Re: [-empyre-] Opening remarks on new media history
At 2:38 PM +1100 2/1/04, Anna Munster wrote:
>(2) new media has a
history, (3) this history's record is print and digital,
Absolutely and yet we might also add that histories are also disciplines
caught up with *disciplinary* questions that creating new media as a field
also poses....I'm interested in why a certain history at a particular
moment becomes THE history of an emerging field. For example, why *print
and digital* ? and not electronic or visual perspectivalism or cinema? So,
I'm interested to hear from Nick and Noah how they are thinking about the
field of new media through the history they have conjured for it.
I know that Nick has already addressed this, and certainly I agree
that there is more to this history's record than print and digital
artifacts. This was an infelicitous transposition on my part from our
specific thinking about the NMR project (the desire to have a book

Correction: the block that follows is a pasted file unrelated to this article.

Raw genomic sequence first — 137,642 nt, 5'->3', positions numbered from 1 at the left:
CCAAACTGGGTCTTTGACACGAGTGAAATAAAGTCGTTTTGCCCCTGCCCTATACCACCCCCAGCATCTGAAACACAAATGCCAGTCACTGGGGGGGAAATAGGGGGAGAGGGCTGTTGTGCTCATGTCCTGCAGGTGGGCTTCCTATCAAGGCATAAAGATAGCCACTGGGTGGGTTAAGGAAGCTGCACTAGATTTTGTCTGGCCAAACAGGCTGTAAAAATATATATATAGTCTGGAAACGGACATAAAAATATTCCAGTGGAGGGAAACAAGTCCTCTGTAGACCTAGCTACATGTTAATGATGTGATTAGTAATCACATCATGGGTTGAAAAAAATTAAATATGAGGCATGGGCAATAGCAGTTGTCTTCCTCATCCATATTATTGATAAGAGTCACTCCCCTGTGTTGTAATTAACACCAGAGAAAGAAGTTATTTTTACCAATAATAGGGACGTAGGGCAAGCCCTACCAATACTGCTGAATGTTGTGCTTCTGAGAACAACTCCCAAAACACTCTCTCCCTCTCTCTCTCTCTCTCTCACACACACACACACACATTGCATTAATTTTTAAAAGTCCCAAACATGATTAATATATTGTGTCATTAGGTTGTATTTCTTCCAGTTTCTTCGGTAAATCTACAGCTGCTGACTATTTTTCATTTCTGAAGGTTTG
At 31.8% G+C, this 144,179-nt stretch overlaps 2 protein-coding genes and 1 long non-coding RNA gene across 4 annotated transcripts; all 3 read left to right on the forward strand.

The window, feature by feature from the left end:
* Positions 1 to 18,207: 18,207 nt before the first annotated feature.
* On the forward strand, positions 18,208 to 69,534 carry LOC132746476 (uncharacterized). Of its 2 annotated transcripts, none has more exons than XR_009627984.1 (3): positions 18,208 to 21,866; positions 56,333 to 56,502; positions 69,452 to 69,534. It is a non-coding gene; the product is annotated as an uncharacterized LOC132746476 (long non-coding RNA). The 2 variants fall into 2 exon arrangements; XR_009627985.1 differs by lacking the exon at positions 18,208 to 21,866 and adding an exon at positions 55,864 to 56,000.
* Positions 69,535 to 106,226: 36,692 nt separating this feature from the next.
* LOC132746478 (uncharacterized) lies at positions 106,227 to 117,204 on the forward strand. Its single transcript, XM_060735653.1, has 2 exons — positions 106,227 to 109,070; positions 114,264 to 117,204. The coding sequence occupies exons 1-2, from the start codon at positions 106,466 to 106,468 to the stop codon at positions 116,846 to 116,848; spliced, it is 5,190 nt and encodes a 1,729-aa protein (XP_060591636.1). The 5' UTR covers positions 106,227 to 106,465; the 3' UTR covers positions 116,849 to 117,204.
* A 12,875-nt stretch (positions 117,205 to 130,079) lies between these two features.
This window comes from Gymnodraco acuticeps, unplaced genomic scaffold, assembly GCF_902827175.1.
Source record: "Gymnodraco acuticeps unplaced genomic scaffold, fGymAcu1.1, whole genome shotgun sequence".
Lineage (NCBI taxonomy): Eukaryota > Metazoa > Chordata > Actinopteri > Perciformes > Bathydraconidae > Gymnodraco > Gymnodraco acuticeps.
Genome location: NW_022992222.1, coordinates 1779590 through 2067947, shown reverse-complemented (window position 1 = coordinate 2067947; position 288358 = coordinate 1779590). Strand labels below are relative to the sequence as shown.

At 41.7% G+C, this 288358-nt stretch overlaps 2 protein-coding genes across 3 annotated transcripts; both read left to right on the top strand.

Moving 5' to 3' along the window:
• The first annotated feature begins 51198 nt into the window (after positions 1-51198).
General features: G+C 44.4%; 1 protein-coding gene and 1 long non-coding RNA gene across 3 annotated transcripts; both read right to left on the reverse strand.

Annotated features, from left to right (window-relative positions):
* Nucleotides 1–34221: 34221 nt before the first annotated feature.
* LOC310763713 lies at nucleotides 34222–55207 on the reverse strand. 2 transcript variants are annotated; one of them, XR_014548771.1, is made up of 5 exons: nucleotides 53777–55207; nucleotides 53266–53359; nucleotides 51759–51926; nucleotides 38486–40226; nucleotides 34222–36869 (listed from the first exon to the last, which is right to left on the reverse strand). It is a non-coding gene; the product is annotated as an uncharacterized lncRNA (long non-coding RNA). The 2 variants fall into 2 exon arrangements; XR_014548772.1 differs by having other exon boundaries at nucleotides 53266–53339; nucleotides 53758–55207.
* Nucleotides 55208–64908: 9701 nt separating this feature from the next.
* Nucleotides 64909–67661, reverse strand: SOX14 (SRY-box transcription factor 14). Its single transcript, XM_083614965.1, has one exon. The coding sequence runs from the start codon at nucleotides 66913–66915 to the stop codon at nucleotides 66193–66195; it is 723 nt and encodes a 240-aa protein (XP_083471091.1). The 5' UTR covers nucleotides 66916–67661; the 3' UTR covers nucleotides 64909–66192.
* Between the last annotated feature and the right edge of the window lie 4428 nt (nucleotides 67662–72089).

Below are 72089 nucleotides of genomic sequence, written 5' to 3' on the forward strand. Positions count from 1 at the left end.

and a disk) to a more general discussion of new media.
If I were to attempt a better transposition, it might be from our
thinking about the NMR to some thinking about new media in courses.
It's interesting to me that some critical courses on new media focus
on print readings almost to the exclusion of direct work with new
media. I think we'd find this very strange in other areas - e.g., a
film course that didn't expect the students to watch film. Certainly
students could write passable essays on Vertigo or Intolerance
without ever having seen a film of either era (given the wealth of
secondary sources) but is this something we'd want to encourage? We
included a CD with the NMR, and part of our motivation was to make it
easier for new media courses to include direct work with (some
version of) historically important new media artifacts. And, as Nick
points out, the CD also includes video, which has certainly also been
an important part of the record of new media's history, and which we
also hope will find its way into new media courses.
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